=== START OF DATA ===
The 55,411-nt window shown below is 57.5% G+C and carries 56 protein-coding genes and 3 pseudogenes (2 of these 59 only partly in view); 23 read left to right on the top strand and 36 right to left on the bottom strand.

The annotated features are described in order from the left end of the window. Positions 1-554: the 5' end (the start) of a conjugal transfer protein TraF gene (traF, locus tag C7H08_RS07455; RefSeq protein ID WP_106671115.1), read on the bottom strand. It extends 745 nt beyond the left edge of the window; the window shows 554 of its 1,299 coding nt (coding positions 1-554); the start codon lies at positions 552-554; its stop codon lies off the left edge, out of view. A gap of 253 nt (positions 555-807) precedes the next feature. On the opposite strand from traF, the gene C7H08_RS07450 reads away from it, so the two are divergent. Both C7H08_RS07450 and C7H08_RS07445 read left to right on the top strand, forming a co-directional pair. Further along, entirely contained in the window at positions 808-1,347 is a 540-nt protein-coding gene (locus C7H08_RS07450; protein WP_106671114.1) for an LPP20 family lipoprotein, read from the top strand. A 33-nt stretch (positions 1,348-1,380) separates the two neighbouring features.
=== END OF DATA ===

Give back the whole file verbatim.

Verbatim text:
The 55,411-nt window shown below is 57.5% G+C and carries 56 protein-coding genes and 3 pseudogenes (2 of these 59 only partly in view); 23 read left to right on the top strand and 36 right to left on the bottom strand.

The annotated features are described in order from the left end of the window. Positions 1-554: the 5' end (the start) of a conjugal transfer protein TraF gene (traF, locus tag C7H08_RS07455; RefSeq protein ID WP_106671115.1), read on the bottom strand. It extends 745 nt beyond the left edge of the window; the window shows 554 of its 1,299 coding nt (coding positions 1-554); the start codon lies at positions 552-554; its stop codon lies off the left edge, out of view. A gap of 253 nt (positions 555-807) precedes the next feature. On the opposite strand from traF, the gene C7H08_RS07450 reads away from it, so the two are divergent. Both C7H08_RS07450 and C7H08_RS07445 read left to right on the top strand, forming a co-directional pair. Further along, entirely contained in the window at positions 808-1,347 is a 540-nt protein-coding gene (locus C7H08_RS07450; protein WP_106671114.1) for an LPP20 family lipoprotein, read from the top strand. A 33-nt stretch (positions 1,348-1,380) separates the two neighbouring features.